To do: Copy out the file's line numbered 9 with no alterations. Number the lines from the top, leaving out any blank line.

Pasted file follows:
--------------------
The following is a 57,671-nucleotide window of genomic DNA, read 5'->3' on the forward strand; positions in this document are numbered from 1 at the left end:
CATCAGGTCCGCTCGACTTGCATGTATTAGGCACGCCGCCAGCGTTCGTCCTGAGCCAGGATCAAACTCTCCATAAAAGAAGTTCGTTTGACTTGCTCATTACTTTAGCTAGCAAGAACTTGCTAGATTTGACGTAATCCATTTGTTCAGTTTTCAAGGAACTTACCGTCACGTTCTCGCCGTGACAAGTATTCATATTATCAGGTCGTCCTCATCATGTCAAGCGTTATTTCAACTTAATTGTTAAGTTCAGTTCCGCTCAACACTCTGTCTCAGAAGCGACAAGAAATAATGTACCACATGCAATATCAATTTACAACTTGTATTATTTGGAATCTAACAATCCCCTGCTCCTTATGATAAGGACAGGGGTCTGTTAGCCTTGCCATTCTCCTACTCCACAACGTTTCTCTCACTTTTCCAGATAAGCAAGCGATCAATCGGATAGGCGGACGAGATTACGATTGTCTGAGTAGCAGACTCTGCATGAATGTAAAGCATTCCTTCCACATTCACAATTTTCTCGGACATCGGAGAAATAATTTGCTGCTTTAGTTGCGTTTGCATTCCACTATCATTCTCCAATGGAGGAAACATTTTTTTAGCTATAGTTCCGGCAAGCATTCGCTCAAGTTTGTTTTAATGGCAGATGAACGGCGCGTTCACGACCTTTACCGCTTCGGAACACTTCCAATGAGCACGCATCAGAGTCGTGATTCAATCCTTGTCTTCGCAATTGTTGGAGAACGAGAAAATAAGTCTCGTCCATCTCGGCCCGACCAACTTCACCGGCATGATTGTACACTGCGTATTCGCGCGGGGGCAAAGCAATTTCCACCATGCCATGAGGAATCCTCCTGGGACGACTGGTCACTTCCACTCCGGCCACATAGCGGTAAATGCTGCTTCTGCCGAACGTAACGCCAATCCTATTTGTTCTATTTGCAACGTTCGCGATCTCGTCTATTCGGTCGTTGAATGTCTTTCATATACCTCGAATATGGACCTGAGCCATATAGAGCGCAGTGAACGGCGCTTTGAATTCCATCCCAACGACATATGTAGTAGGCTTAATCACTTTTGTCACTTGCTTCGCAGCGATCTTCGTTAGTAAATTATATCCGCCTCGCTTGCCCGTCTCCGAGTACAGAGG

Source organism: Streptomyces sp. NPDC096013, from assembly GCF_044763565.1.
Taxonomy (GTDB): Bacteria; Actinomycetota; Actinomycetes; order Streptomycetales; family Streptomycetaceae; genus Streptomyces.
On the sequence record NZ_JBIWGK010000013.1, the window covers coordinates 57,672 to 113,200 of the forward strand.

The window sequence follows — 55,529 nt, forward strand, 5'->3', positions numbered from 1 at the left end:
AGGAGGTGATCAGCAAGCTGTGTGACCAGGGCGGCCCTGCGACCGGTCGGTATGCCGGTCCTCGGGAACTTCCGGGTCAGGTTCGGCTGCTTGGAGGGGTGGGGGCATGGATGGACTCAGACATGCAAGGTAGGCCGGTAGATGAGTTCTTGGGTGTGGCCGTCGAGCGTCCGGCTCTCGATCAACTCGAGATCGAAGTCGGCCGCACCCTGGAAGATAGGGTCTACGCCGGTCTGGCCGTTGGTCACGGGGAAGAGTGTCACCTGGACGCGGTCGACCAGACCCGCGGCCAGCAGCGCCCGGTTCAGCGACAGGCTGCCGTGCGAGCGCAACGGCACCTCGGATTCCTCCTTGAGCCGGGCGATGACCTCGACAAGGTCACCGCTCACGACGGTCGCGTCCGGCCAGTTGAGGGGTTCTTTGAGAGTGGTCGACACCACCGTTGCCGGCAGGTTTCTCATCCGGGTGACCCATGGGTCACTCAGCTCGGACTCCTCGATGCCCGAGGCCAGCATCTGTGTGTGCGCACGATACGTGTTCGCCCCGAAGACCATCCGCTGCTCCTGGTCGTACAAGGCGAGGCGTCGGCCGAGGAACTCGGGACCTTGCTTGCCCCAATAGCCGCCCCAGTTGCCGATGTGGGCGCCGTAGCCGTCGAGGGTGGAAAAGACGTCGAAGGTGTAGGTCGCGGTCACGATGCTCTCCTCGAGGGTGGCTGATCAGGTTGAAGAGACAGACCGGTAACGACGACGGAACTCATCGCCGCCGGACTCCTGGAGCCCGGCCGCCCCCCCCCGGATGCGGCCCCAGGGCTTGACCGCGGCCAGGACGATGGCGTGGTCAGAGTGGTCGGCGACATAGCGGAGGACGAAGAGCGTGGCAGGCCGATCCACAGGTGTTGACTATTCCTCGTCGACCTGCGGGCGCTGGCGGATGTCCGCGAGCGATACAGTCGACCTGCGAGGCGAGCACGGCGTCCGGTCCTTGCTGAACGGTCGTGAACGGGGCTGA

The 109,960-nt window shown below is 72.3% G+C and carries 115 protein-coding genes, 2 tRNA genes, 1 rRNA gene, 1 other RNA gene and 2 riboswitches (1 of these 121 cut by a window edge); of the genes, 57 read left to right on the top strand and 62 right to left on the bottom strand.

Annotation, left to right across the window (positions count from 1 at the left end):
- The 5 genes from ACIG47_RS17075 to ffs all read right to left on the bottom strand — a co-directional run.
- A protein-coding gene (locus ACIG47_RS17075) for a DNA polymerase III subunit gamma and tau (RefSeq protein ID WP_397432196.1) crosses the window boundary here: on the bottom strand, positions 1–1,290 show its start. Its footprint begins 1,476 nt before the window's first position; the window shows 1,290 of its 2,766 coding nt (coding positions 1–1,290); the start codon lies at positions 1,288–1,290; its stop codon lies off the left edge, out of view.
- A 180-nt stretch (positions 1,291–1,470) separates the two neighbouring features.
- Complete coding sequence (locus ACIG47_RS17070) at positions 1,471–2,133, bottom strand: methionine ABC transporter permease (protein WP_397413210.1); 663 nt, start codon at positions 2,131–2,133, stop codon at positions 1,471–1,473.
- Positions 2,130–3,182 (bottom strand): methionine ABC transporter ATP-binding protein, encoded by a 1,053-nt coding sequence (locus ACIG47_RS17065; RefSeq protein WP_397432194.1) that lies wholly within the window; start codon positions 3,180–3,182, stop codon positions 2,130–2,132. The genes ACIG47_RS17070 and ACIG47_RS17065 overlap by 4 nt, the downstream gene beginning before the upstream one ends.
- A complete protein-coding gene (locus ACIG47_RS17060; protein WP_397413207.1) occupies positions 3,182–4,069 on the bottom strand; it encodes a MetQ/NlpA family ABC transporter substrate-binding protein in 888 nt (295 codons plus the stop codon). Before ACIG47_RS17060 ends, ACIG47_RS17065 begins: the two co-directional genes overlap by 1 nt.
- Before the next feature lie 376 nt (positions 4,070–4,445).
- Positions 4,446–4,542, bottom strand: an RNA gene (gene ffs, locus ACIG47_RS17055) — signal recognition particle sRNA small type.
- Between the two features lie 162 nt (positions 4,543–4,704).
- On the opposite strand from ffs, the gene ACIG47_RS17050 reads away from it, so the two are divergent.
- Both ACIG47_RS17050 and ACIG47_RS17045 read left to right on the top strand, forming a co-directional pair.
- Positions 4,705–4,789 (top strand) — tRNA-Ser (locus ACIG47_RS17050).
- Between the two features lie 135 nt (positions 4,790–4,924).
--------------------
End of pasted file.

Annotation, left to right across the window (positions count from 1 at the left end):